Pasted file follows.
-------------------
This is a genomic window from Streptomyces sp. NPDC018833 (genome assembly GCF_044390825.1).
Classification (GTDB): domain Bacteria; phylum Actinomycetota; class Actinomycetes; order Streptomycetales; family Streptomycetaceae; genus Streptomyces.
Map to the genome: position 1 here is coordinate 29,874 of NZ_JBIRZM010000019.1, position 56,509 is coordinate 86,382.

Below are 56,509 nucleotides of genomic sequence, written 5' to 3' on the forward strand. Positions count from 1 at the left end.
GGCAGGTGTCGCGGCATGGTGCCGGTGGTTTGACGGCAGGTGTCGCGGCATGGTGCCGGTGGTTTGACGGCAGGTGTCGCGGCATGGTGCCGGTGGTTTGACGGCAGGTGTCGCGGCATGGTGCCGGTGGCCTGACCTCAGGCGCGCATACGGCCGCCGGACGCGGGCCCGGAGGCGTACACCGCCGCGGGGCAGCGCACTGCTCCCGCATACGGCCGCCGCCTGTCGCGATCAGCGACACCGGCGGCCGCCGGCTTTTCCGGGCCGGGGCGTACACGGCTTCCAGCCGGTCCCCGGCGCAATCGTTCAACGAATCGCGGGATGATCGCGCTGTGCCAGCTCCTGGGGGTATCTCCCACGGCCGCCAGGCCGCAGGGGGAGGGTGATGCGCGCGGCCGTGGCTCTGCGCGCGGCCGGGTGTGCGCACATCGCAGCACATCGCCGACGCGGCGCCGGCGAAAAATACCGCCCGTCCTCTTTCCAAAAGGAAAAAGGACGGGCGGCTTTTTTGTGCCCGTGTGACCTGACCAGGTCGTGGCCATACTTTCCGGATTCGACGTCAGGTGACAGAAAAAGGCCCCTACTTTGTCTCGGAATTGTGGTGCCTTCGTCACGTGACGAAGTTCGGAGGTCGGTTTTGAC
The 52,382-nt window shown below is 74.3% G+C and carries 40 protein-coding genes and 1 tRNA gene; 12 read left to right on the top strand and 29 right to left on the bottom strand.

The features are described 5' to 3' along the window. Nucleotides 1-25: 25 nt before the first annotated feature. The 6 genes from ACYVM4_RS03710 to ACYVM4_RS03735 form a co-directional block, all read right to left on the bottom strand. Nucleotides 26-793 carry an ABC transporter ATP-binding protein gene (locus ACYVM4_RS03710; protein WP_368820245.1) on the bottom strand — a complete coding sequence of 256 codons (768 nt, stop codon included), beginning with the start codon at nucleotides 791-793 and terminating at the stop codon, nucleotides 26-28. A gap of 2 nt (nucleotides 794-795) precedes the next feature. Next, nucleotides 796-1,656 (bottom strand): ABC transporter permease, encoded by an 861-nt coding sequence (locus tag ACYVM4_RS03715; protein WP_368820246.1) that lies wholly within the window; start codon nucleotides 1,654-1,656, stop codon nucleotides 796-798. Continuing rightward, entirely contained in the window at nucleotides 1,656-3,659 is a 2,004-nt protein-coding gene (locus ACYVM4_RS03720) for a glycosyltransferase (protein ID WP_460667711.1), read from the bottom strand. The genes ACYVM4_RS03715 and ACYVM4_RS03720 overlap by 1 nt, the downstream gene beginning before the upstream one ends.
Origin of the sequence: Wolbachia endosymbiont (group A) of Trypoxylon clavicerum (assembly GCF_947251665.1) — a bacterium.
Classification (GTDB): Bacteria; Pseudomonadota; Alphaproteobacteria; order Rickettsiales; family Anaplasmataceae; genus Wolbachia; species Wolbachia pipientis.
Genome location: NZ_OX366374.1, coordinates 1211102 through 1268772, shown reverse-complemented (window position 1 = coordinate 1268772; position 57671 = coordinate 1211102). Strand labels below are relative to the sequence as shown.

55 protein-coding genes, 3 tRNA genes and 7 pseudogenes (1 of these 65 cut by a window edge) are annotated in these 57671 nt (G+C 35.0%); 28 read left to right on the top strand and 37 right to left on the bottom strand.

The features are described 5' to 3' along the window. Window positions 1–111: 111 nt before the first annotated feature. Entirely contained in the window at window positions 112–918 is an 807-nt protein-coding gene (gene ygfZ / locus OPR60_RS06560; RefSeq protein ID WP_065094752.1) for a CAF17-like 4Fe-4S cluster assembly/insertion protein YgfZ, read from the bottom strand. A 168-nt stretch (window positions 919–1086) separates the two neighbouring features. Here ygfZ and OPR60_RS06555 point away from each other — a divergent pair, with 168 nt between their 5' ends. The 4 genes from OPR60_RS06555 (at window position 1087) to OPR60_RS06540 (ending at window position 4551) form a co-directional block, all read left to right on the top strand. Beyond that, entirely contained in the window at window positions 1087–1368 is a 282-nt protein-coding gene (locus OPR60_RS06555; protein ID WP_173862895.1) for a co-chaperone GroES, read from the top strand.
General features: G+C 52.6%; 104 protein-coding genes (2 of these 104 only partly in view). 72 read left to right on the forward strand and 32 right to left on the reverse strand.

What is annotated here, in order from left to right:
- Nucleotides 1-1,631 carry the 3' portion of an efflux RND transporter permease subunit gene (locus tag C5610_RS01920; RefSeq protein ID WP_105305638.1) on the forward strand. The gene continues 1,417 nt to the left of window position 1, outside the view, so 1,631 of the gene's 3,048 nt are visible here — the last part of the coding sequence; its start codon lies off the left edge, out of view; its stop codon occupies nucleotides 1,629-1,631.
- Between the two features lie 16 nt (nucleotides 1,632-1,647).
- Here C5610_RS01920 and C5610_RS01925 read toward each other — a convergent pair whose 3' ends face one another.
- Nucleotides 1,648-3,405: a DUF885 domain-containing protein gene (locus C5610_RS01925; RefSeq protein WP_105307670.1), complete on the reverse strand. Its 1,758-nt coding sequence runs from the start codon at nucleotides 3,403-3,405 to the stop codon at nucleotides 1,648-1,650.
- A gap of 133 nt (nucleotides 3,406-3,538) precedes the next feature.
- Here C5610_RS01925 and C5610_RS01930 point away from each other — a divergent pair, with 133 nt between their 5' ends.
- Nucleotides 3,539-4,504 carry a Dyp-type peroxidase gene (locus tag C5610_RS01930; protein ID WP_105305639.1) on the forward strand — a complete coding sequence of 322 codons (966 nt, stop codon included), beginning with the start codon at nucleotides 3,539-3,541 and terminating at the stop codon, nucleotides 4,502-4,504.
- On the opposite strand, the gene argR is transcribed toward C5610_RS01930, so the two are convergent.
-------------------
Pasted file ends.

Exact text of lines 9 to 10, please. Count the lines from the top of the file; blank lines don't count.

Classification (GTDB): Bacteria; Pseudomonadota; Alphaproteobacteria; order Rickettsiales; family Anaplasmataceae; genus Wolbachia; species Wolbachia pipientis.
Genome location: NZ_OX366374.1, coordinates 1211102 through 1268772, shown reverse-complemented (window position 1 = coordinate 1268772; position 57671 = coordinate 1211102). Strand labels below are relative to the sequence as shown.